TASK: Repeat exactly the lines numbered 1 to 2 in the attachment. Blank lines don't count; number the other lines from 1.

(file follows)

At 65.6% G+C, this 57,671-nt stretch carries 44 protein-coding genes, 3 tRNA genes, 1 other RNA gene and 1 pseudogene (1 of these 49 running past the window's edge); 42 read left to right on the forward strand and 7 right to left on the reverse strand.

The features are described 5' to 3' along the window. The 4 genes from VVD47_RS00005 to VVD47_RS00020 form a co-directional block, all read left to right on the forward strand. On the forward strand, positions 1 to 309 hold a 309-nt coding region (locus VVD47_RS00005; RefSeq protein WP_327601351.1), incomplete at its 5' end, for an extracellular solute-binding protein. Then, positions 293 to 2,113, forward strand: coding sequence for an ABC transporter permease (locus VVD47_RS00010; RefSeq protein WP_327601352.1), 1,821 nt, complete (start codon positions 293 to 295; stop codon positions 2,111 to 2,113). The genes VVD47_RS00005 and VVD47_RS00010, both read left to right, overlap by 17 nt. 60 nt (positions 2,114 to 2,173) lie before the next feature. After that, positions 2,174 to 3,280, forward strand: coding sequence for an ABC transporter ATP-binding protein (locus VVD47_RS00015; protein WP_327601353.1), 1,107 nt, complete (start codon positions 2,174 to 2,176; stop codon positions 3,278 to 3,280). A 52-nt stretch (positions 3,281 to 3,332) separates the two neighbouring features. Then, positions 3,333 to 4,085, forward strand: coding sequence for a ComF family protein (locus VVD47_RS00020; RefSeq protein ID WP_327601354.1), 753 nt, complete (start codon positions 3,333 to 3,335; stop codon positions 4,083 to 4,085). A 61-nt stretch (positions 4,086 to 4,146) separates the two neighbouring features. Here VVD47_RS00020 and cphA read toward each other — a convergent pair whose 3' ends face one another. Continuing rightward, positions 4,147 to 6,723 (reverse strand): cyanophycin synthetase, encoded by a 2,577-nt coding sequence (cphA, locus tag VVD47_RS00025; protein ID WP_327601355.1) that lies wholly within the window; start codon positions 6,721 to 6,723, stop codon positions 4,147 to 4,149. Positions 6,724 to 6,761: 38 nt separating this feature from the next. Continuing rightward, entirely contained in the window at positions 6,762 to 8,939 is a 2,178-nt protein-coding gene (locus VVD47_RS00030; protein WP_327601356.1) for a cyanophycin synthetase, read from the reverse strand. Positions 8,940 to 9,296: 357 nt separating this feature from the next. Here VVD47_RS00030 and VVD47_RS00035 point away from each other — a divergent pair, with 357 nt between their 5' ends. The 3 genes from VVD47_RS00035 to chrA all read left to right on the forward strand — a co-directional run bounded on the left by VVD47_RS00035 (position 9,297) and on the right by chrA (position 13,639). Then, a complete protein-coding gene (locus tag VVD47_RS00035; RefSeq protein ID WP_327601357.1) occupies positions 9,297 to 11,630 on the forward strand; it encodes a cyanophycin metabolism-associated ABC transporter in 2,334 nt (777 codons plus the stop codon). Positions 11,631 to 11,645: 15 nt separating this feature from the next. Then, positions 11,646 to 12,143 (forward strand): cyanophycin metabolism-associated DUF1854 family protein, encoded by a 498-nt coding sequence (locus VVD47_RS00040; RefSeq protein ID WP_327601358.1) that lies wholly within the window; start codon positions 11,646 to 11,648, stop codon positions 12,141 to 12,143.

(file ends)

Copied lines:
At 65.6% G+C, this 57,671-nt stretch carries 44 protein-coding genes, 3 tRNA genes, 1 other RNA gene and 1 pseudogene (1 of these 49 running past the window's edge); 42 read left to right on the forward strand and 7 right to left on the reverse strand.

The features are described 5' to 3' along the window. The 4 genes from VVD47_RS00005 to VVD47_RS00020 form a co-directional block, all read left to right on the forward strand. On the forward strand, positions 1 to 309 hold a 309-nt coding region (locus VVD47_RS00005; RefSeq protein WP_327601351.1), incomplete at its 5' end, for an extracellular solute-binding protein. Then, positions 293 to 2,113, forward strand: coding sequence for an ABC transporter permease (locus VVD47_RS00010; RefSeq protein WP_327601352.1), 1,821 nt, complete (start codon positions 293 to 295; stop codon positions 2,111 to 2,113). The genes VVD47_RS00005 and VVD47_RS00010, both read left to right, overlap by 17 nt. 60 nt (positions 2,114 to 2,173) lie before the next feature. After that, positions 2,174 to 3,280, forward strand: coding sequence for an ABC transporter ATP-binding protein (locus VVD47_RS00015; protein WP_327601353.1), 1,107 nt, complete (start codon positions 2,174 to 2,176; stop codon positions 3,278 to 3,280). A 52-nt stretch (positions 3,281 to 3,332) separates the two neighbouring features. Then, positions 3,333 to 4,085, forward strand: coding sequence for a ComF family protein (locus VVD47_RS00020; RefSeq protein ID WP_327601354.1), 753 nt, complete (start codon positions 3,333 to 3,335; stop codon positions 4,083 to 4,085). A 61-nt stretch (positions 4,086 to 4,146) separates the two neighbouring features. Here VVD47_RS00020 and cphA read toward each other — a convergent pair whose 3' ends face one another. Continuing rightward, positions 4,147 to 6,723 (reverse strand): cyanophycin synthetase, encoded by a 2,577-nt coding sequence (cphA, locus tag VVD47_RS00025; protein ID WP_327601355.1) that lies wholly within the window; start codon positions 6,721 to 6,723, stop codon positions 4,147 to 4,149. Positions 6,724 to 6,761: 38 nt separating this feature from the next. Continuing rightward, entirely contained in the window at positions 6,762 to 8,939 is a 2,178-nt protein-coding gene (locus VVD47_RS00030; protein WP_327601356.1) for a cyanophycin synthetase, read from the reverse strand. Positions 8,940 to 9,296: 357 nt separating this feature from the next. Here VVD47_RS00030 and VVD47_RS00035 point away from each other — a divergent pair, with 357 nt between their 5' ends. The 3 genes from VVD47_RS00035 to chrA all read left to right on the forward strand — a co-directional run bounded on the left by VVD47_RS00035 (position 9,297) and on the right by chrA (position 13,639). Then, a complete protein-coding gene (locus tag VVD47_RS00035; RefSeq protein ID WP_327601357.1) occupies positions 9,297 to 11,630 on the forward strand; it encodes a cyanophycin metabolism-associated ABC transporter in 2,334 nt (777 codons plus the stop codon). Positions 11,631 to 11,645: 15 nt separating this feature from the next. Then, positions 11,646 to 12,143 (forward strand): cyanophycin metabolism-associated DUF1854 family protein, encoded by a 498-nt coding sequence (locus VVD47_RS00040; RefSeq protein ID WP_327601358.1) that lies wholly within the window; start codon positions 11,646 to 11,648, stop codon positions 12,141 to 12,143.